The doctor looked over at the soldier, who was still blinking rapidly as his heart rate adjusted after reliving the nightmare. He wanted to curse the doctor aloud for his callousness, but he figured the man probably saw a thousand vets a day, more if he was remote-licensed.

“Yes,” Shinker said. “This is my first.”

“Your stomach acids will hit the substrate and burn the coating free in thirty minutes. The pills will be stepped up in the separator so that you can flood in sequence.” The doctor spun on his stool, pulled himself closer to his prone patient. Shinker was stuck by his cold sweat to the form of his recliner, as if it was chaise longue and he had been sleeping outside in the sun for too long.

The doctor spoke the last of the directions to Shinker slowly, so that he would remember everything even through the groggy haze of the nightmare’s still-lingering residue.

“In order for flooding to work, you need to take the pills as prescribed. Each level of fear produced will be one gradient higher than the next. Once you’ve taken the whole cycle, the actual memories, the actual dreams, won’t be able to hurt you anymore. Do you understand?”

Shinker nodded his head.

The doctor smiled. His eyes were colorless, maybe gunmetal behind the thick square-frames. “Rachel will print your script.”

“Thank you.” Shinker tried standing and felt nauseous.

“And I’ll erase the petabyte of data we collected on you, unless you consent to have it forwarded to the R & D clinic, in which case this entire therapy session will be discounted and prorated. Otherwise, payment is due upon dispersal of pills.”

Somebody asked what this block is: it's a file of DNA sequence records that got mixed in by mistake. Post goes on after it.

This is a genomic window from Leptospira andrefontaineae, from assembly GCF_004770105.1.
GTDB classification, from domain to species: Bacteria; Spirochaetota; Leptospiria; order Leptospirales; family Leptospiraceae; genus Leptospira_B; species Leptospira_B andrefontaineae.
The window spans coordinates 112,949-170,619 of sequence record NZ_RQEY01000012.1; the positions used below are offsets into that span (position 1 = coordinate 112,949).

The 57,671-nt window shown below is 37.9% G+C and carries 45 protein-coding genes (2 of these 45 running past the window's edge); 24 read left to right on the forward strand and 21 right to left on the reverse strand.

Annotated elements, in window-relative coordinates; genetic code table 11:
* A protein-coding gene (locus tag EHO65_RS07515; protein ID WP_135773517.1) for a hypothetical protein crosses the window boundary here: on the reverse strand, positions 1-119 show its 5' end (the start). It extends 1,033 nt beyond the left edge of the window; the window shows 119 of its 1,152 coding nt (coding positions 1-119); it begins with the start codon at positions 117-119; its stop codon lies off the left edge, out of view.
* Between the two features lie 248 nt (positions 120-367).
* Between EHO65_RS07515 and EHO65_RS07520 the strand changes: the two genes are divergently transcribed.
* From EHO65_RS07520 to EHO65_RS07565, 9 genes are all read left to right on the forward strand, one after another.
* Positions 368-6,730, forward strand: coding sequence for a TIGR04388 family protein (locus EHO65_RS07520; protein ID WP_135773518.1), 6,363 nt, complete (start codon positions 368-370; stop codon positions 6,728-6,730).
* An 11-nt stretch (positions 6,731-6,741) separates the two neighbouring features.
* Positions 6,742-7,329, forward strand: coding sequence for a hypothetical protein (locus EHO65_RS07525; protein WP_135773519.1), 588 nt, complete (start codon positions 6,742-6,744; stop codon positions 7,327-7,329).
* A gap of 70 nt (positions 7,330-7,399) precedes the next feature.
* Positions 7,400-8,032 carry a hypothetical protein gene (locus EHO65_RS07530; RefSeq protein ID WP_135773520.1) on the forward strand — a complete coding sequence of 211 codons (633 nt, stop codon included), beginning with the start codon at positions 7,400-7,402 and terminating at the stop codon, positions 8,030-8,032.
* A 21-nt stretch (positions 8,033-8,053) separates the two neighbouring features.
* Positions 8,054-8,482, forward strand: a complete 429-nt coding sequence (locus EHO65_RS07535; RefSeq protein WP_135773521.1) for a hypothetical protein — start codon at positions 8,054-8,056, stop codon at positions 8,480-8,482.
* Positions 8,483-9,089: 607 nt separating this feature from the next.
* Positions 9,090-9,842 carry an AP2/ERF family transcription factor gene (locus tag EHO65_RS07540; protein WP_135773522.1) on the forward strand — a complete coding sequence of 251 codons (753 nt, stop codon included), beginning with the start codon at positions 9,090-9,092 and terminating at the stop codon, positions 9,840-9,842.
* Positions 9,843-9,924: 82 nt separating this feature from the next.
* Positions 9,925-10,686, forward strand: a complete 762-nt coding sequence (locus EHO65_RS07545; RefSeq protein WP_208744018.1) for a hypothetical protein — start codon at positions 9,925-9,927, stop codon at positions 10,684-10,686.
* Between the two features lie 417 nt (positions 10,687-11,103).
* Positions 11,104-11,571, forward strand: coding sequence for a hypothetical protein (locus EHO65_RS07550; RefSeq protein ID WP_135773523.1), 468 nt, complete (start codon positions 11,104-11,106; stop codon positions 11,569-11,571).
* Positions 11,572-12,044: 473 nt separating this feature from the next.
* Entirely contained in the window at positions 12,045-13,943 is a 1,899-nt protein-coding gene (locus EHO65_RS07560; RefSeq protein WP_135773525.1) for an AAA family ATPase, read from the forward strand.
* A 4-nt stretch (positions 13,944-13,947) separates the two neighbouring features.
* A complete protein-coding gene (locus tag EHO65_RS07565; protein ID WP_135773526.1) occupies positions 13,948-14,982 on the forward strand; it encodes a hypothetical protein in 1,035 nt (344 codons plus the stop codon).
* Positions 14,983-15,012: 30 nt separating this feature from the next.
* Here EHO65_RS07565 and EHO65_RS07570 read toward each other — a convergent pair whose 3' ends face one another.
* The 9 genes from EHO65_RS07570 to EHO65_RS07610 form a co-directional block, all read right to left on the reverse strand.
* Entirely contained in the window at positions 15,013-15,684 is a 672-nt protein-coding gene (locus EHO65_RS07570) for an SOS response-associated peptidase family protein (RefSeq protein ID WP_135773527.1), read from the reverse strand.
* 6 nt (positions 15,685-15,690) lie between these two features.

“No,” the soldier said, shaking his head, addressing the “payment” part of the doc’s spiel and not the other part of the pro forma disclaimer. “You can use my data.” The last thing he wanted was to be viewed non-anon as a sad sack vet, a sample in some petri dish that a bunch of med students might study, point at and look at; and since they were human, they might laugh at him, too. Then the info would leak onto the Live Wifire regardless of what kind of nondisclosure clauses were signed, and kids stoned on oil would trade the feed of him and his friends being butchered by the monkeys and the soldiers shooting them to cubed bits of blasted blood and fur.

The last thing he needed was to be known as the guy who pissed his pants on first contact with some weird transgenic macaques, who managed to outwit a supposedly top-rated tactical squad.

No way.

“Keep my info,” he said to the doctor, standing, readying to go see Rachel out in the corridor. “But keep my name out of it.” He shook his head, still queasy from his reunion with the monkeys via the ceiling display. “If it will help someone else.”

The doctor stowed his smile, which was easy, as his lips were thin. “I think it will be very helpful.”  The staggering soldier was too tired to detect the note of irony in the doctor’s voice on his way out of the office to pick up his pills.


Shinker’s eyes adjusted as he moved from the doctor’s weird theater into the corridor, where his path along thin loop carpet was lit by unguarded fluorescent fixtures. The waiting room’s light had been much softer, but this part of the polyclinic felt as sterile as one of the mega-hospitals on the hill above the favelas. Silo City smelled like bilge but at least had its salty portside flavor to recommend it, and the buildings all made of retrofitted shipping containers gave the people and place a sort of resourceful pluck that made walking in their midst less of a chore than dealing with the Corps up above or the ultra-poor below.